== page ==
Cast: Neville Brand, Mel Ferrer, Robert Englund, Carolyn Jones
Extras: Theatrical Trailer
Elite Entertainment has just released “Eaten Alive”, a horror movie by Tobe Hooper, the director who also brought us the “Texas Chainsaw Massacre.” Long considered the “lost movie” of Hooper, this film has gone through more titles than any other movie I can recall, including names like “Horror Hotel”, “Murder On The Bayou” and “Death Trap” among countless others.
Although the opening minutes of the movie look quite good, it soon turns out that the transfer on this DVD actually has some problems. These problems mostly show themselves in an incorrect color balance, color over-saturation and discolored blacks. Especially the scenes in the hotel are heavily tinged and signs of color bleeding are evident. The most distracting problem appears when the blacks in the film become discolored. The result is a look as if you are watching the movie’s negative rather than the actual film print. I found this effect very distracting, as you find yourself trying to figure out what it is you are seeing the screen. The black level in general appears to be a bit too high as well, resulting in grayish blacks that create a rather muddy look throughout the film. The compression of the movie on this DVD is flawless however, without any artifacts. Despite the obviously challenging source material, this widescreen presentation is free of pixelation or chroma noise.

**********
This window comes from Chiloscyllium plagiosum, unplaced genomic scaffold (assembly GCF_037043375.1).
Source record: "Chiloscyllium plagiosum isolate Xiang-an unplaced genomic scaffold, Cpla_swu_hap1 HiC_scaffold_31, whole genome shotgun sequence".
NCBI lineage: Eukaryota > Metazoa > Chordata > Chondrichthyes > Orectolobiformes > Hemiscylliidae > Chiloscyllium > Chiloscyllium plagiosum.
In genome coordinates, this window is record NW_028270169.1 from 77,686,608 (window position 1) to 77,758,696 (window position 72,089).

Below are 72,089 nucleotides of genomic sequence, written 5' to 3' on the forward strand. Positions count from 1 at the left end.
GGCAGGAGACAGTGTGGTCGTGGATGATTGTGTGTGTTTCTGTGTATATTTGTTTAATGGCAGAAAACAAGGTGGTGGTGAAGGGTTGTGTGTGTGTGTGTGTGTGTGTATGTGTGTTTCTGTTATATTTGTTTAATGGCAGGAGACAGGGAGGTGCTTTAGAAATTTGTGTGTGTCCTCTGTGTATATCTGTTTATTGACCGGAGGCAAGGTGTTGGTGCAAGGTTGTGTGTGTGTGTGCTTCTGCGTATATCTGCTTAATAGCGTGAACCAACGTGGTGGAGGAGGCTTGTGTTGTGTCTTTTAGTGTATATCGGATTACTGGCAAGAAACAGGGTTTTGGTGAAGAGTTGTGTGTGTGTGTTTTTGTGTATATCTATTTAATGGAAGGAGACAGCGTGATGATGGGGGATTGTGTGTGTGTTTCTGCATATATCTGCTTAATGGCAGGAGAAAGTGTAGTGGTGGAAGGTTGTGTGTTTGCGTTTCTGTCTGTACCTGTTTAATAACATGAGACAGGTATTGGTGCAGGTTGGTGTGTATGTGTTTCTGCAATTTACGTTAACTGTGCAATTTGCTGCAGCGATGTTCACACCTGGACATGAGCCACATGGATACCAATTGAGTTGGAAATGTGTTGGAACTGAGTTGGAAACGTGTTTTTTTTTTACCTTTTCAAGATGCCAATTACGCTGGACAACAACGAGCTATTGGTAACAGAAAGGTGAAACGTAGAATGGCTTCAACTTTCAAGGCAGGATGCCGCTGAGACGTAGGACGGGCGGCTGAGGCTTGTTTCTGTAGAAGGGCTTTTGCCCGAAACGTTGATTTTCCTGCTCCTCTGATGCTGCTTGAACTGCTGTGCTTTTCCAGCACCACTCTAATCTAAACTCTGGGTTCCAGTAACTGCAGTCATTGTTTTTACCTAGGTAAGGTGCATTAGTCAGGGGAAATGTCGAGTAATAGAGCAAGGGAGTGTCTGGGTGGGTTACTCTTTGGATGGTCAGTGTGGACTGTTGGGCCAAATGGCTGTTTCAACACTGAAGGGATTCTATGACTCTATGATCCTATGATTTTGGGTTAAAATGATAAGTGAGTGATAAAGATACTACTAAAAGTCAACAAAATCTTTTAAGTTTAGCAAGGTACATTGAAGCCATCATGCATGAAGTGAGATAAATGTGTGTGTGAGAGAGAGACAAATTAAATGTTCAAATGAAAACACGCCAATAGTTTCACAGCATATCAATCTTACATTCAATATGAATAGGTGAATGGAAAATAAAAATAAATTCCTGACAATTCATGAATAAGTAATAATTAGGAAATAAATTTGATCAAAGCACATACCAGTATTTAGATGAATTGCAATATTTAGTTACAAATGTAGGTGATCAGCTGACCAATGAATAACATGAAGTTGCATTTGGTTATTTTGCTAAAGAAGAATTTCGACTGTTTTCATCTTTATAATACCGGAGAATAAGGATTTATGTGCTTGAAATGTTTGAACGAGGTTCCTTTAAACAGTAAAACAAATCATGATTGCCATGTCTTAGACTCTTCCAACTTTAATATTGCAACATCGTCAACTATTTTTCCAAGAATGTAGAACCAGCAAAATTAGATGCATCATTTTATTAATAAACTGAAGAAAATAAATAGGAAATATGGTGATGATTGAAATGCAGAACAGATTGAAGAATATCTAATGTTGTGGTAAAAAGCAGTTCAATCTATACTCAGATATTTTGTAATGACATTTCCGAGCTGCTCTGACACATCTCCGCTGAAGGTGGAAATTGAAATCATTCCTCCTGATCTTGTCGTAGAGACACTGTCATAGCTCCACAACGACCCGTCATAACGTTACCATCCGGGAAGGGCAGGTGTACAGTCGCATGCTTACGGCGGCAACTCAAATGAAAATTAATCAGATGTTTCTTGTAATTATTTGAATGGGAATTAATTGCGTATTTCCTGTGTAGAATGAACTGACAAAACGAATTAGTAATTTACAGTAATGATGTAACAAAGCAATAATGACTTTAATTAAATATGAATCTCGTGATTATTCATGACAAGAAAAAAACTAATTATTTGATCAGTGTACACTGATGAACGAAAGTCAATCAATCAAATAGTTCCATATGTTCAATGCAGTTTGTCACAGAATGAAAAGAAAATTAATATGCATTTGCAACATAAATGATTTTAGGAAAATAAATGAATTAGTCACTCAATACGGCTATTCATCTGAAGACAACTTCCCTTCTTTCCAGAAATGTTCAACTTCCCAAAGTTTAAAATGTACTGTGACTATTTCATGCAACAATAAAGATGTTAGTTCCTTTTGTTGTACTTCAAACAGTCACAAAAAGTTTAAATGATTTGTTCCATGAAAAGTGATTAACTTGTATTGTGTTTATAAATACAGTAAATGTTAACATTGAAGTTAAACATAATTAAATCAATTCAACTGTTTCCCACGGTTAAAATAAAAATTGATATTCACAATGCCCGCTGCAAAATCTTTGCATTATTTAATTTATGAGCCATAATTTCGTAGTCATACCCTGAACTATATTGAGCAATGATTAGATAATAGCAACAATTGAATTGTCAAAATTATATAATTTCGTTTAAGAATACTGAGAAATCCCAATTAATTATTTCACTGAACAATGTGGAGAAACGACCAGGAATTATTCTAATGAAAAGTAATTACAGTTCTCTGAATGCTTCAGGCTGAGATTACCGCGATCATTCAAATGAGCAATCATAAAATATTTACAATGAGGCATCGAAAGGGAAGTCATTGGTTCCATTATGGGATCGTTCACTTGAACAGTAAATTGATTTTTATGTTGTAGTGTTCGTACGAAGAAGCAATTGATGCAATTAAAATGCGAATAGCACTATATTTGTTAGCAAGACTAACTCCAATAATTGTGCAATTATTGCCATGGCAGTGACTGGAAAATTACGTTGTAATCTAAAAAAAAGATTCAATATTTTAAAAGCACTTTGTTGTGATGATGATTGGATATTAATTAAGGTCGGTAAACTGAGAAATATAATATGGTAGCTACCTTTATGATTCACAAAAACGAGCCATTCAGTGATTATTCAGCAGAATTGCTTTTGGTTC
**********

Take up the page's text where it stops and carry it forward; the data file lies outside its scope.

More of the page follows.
“Eaten Alive” contains a mono audio track in Dolby Digital. It is well produced and converted to this DVD without flaws. Dialogues are always understandable and the music has an eerie, although somewhat shrill quality.
“Eaten Alive” would require some serious restoration to make a really good show on video, and I honestly doubt that a low budget, rather obscure film like this one would ever find the funding for such an undertaking. I found the movie rather slow and predictable, which practically defeated the purpose of the ominous setup of the story. It has some great edits and visuals, but other than that, there must have been a reason why “Eaten Alive” was lost for the longest time.